Copyrighted material

Rainforest Logging in Africa May Doom Half of Bird, Primate Species

Monitor Wire Services

Without action, half of the world's 360 threatened forest bird species will be extinct in about 50 years

Fragmented rainforests can keep losing biodiversity for a century, and 30 percent of African primates should be considered 'living dead' because they are doomed, according to two recent articles in the journal Conservation Biology.

"There is no room for complacency," says Thomas Brooks of the University of Arkansas in Fayetteville, who with colleagues studied the extinction of bird species in five fragments of Kakamega Forest, Kenya's only rainforest. The researchers determined the rate of bird extinction based in part on how long the fragment has been isolated and on the number of bird extinctions during that time. To check their method, they showed that it accurately accounts for the number of species that have been lost in eastern North America, where deforestation peaked 150 years ago.

Brooks and his colleagues found that within 50 years of isolation, 2,500-acre fragments of Kakamega Forest lose half the bird species likely to go extinct. They concluded that it will take about a century for fragmented tropical rainforests to lose all the bird species that will ultimately die out.

"Our results provide both encouragement and warning," say Brooks and his colleagues.

The warning is that without action, half of the world's 360 threatened forest bird species will be extinct in about 50 years. The encouraging conclusion is that because the most-recently isolated fragments probably still have most of their species, conserving these fragments will mean saving the greatest number of species.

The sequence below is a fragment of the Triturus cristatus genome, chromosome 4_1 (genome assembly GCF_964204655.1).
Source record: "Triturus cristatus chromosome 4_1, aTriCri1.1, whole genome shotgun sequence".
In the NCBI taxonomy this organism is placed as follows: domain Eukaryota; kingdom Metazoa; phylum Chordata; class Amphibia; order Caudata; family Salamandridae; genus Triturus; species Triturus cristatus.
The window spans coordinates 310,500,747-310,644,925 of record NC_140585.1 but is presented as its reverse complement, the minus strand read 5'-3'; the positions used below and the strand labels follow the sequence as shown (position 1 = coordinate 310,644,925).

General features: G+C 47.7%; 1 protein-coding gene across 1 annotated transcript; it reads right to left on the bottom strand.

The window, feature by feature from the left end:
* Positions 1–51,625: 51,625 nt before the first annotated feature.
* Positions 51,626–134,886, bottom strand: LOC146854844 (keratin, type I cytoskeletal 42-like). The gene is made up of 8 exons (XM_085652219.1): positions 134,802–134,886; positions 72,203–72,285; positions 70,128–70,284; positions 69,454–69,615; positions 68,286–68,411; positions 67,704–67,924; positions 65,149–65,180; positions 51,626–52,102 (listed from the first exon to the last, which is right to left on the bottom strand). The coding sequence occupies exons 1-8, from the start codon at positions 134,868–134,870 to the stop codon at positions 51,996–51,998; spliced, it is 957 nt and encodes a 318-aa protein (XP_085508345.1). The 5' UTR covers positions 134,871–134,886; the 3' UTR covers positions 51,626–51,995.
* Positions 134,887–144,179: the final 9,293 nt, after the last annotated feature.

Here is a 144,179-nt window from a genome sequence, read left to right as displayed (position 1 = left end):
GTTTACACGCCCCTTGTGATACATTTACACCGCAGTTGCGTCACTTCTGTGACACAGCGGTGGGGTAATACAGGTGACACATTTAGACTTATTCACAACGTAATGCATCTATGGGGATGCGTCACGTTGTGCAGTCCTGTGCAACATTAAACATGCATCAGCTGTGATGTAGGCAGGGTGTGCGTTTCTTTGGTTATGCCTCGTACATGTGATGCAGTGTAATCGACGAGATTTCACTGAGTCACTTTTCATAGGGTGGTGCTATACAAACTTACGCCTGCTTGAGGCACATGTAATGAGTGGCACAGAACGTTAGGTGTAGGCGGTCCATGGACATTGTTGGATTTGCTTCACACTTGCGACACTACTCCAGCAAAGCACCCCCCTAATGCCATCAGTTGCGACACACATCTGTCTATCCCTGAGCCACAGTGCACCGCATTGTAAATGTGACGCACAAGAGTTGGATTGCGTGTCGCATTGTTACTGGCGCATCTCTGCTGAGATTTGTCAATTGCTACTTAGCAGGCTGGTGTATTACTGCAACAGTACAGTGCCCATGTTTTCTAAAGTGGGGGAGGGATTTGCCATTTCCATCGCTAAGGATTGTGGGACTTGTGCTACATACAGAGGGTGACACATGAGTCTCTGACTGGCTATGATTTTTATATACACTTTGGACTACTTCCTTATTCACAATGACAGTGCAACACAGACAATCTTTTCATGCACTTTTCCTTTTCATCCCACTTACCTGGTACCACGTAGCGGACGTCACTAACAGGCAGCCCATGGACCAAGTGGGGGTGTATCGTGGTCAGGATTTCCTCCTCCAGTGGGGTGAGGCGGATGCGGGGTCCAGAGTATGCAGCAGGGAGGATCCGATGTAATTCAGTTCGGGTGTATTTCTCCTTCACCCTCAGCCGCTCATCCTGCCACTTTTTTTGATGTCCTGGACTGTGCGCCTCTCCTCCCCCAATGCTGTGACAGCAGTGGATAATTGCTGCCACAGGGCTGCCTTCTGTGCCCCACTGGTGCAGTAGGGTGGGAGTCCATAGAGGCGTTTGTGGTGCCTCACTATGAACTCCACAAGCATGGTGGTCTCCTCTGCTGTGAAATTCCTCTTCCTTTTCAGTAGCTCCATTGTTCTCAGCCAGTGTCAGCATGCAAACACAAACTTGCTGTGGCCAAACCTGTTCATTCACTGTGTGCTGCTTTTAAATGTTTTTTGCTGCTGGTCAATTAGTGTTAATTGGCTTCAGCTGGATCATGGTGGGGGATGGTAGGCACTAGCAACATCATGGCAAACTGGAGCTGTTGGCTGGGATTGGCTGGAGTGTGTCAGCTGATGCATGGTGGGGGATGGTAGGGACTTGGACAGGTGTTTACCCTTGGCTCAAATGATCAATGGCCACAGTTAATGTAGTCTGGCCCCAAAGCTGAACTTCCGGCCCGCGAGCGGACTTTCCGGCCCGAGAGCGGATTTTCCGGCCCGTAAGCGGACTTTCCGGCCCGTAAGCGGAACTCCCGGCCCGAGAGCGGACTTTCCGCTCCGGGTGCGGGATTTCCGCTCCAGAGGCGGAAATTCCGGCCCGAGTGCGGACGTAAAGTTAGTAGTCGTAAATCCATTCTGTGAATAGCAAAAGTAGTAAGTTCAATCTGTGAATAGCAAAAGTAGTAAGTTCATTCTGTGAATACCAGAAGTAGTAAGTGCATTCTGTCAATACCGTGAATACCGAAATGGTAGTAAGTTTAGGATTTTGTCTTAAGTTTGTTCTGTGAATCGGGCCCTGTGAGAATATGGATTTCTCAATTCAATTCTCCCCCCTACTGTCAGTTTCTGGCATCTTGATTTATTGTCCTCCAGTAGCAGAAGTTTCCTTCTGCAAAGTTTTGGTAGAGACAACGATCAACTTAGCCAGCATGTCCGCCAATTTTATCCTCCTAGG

Even without losing any more forest, 6 countries could lose up to half of their forest primate species

Despite huge losses of tropical forests worldwide, no primates are known to have died out there since the year 1600. But the primates aren't all safe. Rather, it just takes a long time for them to die out, according to new research.

"We should not be lulled into a false sense of security when we see that many species have survived habitat loss in the short term," says Guy Cowlishaw of the Zoological Society of London. "Many are not actually viable in the long term. These might be considered 'living dead.'"

Cowlishaw determined how many primate species are likely to go extinct in African forests. He based his prediction on two things: 1) the well-documented relationship between species number and habitat size, and 2) the extent of deforestation in African countries.

Cowlishaw's results suggest that the amount of deforestation so far has left Africa with a sizeable "extinction debt." For instance, even without losing any more forest, six countries (Benin, Burundi, Cameroon, Ivory Coast, Kenya and Nigeria) could lose a third to half of their forest primate species within decades. Actual extinctions could be much higher because West Africa is expected to lose 70 percent and East Africa 95 percent of the remaining forest cover by 2040.

Habitat loss threatens about half of primate species worldwide. Determining where the extinction debts are the greatest will help conservationists decide where to restore habitat and establish corridors between fragments.

Both studies were published in the October issue of Conservation Biology.

Comments? Send a letter to the editor.

Albion Monitor December 16, 1999 (

All Rights Reserved.

Contact for permission to use in any format.